Péter Kovács wrote:
> "Server side prepared statements are planned only once by the server.
> This avoids the cost of replanning the query every time, but also
> means that the planner cannot take advantage of the particular
> parameter values used in a particular execution of the query. You
> should be cautious about enabling the use of server side prepared
> statements globally."
> Or is this only the JDBC perspective of things, meaning that the
> capability is there at the back-end, just the JDBC driver doesn't take
> advantage of it?
I believe the above documentation exactly describes the recent
performance problem. The issue is that the next time you use the same
query, your parameters may be sufficiently different that the optimizer
*would* have picked a different index, but because the query has been
parsed and planned, the old one is used.
This problem is *not* unique to PostgreSQL. We recently encountered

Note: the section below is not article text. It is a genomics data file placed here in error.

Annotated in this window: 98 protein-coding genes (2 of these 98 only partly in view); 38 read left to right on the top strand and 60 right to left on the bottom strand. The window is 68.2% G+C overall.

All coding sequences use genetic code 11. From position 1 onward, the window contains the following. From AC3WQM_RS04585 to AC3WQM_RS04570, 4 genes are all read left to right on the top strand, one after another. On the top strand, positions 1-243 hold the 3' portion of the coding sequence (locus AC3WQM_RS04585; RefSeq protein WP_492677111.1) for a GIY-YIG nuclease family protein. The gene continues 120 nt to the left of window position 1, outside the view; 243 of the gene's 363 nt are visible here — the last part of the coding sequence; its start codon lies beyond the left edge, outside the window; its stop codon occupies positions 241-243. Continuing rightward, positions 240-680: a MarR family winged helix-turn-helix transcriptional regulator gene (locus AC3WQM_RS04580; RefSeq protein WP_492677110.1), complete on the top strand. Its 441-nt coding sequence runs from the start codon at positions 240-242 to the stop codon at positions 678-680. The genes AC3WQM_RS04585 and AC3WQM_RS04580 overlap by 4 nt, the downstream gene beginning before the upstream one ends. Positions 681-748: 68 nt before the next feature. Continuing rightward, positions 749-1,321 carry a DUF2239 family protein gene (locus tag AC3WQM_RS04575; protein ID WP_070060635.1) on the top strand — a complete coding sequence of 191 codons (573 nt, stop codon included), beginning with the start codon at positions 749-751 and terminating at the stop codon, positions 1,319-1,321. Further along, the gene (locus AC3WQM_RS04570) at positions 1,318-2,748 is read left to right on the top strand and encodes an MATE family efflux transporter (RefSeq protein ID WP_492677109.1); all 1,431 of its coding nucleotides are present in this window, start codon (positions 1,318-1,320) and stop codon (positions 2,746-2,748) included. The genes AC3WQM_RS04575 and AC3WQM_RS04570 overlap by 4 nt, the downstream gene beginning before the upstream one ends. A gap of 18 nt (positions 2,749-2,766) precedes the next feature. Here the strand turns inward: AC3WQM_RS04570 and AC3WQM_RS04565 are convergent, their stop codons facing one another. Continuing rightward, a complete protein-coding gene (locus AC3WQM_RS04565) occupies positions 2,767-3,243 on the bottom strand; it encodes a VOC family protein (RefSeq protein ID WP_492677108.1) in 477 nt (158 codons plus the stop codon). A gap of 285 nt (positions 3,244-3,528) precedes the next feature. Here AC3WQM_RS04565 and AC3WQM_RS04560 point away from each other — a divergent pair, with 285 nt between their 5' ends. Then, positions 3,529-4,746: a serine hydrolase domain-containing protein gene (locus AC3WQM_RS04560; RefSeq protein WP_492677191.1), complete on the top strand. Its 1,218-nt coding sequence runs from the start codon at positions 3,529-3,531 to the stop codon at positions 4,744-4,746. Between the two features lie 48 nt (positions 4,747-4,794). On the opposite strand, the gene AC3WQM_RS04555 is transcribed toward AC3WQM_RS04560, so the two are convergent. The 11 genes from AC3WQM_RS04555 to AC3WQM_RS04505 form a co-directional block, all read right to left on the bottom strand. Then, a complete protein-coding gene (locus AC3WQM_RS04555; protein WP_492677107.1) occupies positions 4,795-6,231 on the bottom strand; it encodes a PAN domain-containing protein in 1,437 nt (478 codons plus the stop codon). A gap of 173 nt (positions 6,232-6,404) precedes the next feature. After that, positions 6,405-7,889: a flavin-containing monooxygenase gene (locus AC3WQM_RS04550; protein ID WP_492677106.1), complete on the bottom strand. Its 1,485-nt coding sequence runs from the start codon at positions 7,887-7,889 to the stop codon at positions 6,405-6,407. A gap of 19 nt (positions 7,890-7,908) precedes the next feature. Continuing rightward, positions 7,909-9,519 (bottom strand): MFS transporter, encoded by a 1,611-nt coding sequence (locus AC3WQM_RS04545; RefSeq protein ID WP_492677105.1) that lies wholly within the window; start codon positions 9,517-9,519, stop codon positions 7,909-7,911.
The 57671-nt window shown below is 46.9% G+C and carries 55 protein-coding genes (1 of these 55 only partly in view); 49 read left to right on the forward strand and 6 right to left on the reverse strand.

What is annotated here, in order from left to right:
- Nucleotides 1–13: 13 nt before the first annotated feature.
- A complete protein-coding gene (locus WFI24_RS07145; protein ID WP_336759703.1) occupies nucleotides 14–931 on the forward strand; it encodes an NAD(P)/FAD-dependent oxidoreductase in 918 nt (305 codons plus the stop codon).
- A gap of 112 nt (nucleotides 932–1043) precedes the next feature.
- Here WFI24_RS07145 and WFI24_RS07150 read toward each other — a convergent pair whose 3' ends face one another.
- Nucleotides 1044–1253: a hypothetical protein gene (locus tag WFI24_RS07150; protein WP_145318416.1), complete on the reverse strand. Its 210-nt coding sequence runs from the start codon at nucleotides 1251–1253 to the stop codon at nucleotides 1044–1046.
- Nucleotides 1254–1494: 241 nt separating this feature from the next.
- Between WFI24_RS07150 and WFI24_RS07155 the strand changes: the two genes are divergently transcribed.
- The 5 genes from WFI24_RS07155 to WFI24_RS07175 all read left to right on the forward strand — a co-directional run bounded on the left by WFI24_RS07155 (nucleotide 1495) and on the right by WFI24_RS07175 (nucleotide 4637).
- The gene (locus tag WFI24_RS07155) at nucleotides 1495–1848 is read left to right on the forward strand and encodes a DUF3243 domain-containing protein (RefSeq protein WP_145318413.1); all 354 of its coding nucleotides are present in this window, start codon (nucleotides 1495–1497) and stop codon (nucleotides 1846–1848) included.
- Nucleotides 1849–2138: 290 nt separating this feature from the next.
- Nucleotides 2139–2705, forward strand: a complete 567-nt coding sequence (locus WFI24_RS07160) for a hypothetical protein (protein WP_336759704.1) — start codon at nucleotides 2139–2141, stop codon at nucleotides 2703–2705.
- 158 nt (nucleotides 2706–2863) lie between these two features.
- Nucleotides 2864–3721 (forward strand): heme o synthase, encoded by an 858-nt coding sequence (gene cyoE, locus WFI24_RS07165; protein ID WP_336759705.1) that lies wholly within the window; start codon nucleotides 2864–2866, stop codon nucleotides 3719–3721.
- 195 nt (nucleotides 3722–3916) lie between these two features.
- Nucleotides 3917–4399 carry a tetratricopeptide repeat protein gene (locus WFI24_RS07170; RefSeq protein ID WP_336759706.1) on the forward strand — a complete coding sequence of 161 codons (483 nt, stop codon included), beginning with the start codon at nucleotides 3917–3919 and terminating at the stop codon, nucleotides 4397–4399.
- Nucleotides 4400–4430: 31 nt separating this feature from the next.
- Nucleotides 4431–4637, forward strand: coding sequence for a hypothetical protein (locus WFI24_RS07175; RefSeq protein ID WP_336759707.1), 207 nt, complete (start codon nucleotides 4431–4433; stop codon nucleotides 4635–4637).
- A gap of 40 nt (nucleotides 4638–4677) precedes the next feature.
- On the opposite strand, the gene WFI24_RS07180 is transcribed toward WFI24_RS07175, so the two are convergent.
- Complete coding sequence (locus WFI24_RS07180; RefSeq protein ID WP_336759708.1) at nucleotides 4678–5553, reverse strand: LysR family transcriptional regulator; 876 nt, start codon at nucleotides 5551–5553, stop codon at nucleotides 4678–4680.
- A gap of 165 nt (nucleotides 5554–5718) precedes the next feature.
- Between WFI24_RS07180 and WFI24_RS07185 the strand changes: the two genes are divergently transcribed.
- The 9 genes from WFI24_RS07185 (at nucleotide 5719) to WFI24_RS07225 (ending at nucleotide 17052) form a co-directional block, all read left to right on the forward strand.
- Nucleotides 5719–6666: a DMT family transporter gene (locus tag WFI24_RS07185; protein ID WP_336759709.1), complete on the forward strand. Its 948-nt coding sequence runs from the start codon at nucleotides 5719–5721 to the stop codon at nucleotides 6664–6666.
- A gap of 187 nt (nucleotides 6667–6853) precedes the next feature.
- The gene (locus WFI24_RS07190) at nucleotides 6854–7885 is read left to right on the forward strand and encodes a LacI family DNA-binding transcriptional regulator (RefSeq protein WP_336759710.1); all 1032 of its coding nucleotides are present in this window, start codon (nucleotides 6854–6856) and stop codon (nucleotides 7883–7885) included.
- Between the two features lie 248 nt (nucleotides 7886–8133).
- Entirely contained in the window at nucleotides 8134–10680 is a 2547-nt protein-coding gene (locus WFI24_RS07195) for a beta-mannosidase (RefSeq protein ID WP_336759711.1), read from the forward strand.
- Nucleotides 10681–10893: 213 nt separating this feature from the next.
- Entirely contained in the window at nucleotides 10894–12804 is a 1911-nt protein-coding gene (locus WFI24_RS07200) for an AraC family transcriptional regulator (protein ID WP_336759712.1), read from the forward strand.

exactly the same problem with Oracle 10g. In our case, the query
included the equivalent of a date range as "where event_time between ?
and ?". For one query, the range covered less than 24 hours and was
likely to return only a single row. In aother base, the range included
a full calendar year. Depending on which query happened "first" (as far
as the database prepared statement cache was concerned), very different
plans could result. Of the two plans, the one for a year's data worked
acceptably for both queries, but the plan for a day's data resulted in
abysmal performance for the year's data.
At least PostgreSQL has the ability to tell the parser to reparse every
time you ask it to prepare the statement. Oracle doesn't. The solution
for Oracle isn't relevant, but the real point here is that your code may
have to become smarter to help out the optimizer. We reparse on every
execution, but can't control Oracle's server-side cache. PostgreSQL
lets you control that with prepareThreshold=0. If we'd had that option
with Oracle, we would have had an easy solution. I'd say PostgreSQL's
implementation for this case is a good one.
PGP Key ID: 66 BC 3B CD
Roland B. Roberts, PhD RL Enterprises
roland(at)rlenter(dot)com 6818 Madeline Court
roland(at)astrofoto(dot)org Brooklyn, NY 11220
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